It seems like my home state keeps popping up these days. In the news, facebook, party conversation. Every time I hear the word “Alabama” on TV, I cringe a little and think “Uh-oh. What sort of backwoods yokelism is on display this time?” The other night I was watching The Colbert Report and the guest was Scott Douglas, Executive Director of Birmingham Ministries, on to discuss House Bill 56. (You can watch that clip here.) If you don’t know anything about HB56, in brief it is an extremely hardlined immingration reform that exceeds even Arizona in drawing the line against immigrants. Most of the bill was upheld in court while more stringent elements are currently being blocked. (You can read more about it from the horse’s mouth here. Or from concerned educators here. Or hear about it here.) You may or may not agree with it and I’m not here to persuade you either way. For the record, I don’t. I think it dehumanizes the people it targets. I think the parallels between that and the prologue to the Civil Rights movement are startling. Alabama seems to have a history of bringing these sorts of issues to a head and, if history is any indicator, something horrific will happen as a result. I think that immigration is a complex and delicate issue with no easy answer, but laws that promote fear and racial profiling, and that require police, educators, landlords, and employers to act as immigration law enforcement are certainly not helping.
I wish that I could say that I’m proud of where I come from. But it wouldn’t be totally true. I’m proud of parts of it. I’m proud of my upbringing, the strong sense of family, the work ethic, the love of cooking and home that was hammered into me from a very young age. I love the coast I grew up on, the magnolia tree I would play under, the azaleas that wash the city in a coat of hot pink for a month of the year. I love thinking about my grandmother’s kitchen table on Sunday afternoon after the dinner plates had been cleared when all of the women would gather round for coffee, cake, and gossip. I have daydreams about fresh gulf shrimp and crabs caught that morning and delivered to my plate that night. I sorely miss my family, my mom, and not being a part of their daily lives.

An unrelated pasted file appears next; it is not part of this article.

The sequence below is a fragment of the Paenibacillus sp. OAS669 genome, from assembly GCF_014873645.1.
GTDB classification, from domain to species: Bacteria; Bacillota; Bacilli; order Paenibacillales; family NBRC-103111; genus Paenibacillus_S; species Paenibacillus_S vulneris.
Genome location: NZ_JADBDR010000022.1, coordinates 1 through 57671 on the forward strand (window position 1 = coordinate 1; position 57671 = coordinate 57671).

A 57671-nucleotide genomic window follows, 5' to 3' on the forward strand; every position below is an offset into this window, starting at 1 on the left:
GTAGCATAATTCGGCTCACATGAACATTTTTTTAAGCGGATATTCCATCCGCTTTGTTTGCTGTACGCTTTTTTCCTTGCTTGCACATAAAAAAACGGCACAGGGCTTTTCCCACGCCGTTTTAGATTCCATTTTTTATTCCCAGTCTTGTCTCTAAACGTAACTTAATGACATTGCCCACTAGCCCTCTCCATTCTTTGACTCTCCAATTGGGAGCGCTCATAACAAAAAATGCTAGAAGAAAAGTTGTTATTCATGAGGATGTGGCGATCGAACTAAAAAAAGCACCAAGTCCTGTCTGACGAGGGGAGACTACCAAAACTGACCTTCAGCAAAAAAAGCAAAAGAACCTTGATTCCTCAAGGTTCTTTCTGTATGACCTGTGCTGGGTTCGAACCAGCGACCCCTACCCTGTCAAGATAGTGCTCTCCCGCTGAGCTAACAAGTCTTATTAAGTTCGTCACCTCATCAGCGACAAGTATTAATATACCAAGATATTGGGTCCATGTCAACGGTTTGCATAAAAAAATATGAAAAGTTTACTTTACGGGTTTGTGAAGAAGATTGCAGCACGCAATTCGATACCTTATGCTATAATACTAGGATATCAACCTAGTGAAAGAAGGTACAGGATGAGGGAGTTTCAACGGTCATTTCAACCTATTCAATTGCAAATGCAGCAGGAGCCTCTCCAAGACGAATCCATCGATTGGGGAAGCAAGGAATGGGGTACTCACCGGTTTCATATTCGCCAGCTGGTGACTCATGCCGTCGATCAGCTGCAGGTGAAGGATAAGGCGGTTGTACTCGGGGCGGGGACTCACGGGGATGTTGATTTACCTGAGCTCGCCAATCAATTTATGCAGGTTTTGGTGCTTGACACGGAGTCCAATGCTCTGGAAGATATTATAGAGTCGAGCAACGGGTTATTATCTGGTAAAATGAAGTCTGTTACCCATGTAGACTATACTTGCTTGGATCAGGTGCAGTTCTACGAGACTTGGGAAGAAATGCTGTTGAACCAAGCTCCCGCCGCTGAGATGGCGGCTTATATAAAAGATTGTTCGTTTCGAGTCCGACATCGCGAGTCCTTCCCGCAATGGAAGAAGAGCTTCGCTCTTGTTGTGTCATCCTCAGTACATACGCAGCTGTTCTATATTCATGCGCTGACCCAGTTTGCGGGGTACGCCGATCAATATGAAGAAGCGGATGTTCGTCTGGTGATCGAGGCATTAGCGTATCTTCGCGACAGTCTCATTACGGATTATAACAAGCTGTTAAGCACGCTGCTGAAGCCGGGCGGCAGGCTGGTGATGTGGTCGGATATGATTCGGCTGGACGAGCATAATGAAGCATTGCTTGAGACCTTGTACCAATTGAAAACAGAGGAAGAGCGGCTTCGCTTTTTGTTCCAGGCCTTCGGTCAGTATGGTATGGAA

But here’s what I don’t miss:
I don’t miss thinly veiled bigotry. I don’t miss the undercurrent of misogny. I don’t look back in fondness to the time that my grandmother told me that she would never forgive me if I dated outside my race. I don’t miss the disgust and hatred of other human beings that is adopted without question because it’s the norm. I don’t miss having to fight an uphill battle to get an education. I don’t miss the confused looks on people’s faces when I tell them that no, I don’t have nor really want to have children. I don’t miss hearing the n-word over lunch. I don’t miss the limited perspective and the suspicious view of the world outside of the state. And I definitely don’t miss feeling like an outsider because of it. I don’t miss being called a misguided, bleeding-heart liberal because I voted for Obama.
I don’t want to be totally unfair here. I’ve known some pretty cool, progressive people in that state. I spent my formative teen years in Birmingham, where there was this completely surprising and very forward music scene happening in the 90’s. It was there that I discovered punk, drugs, and art at a tender age. In college I worked for a jazz musician who owned an organic burrito lounge and I hung out with literature nerds. Not everyone is a camouflage sweatpant wearing racist. But, well, these sterotypes exist for a reason.
The idea of Southern Hospitality is not a myth, but the fact is that my home state is not exactly a warm and welcoming one if you don’t fit into the decades-old mold of the decent, hard-working, conservative good old boy. (Or girl. They’ve progressed that much.) I speak from experience, y’all. There is a very good and valid reason that I live in Chicago, no matter how much I love and miss my family. But I should give credit where credit is due. Though they may not understand my liberal, naked ways, the family members who matter don’t give me any guff about it (anymore), and my mother especially has surprised me in her openness to what I think, and do, and enjoy, and fight for. And, no matter how much I loathe it’s politics, Alabama is my home. I do like being a Southern Girl. But I enjoy that title on my own terms. I am proud to be an open-minded, education-loving, bigger-picture-seeing, curious-about-the-world-around-me, high-heeled-wearing, downward-facing-dogging, happy-and-childless, sympathetic, humanity-loving, tassel-twirling, Daily-show-watching, intellectual Southern Girl. And that wasn’t an easy thing to become. It’s not like they breed them like that down there.
Yee fucking haw, y’all.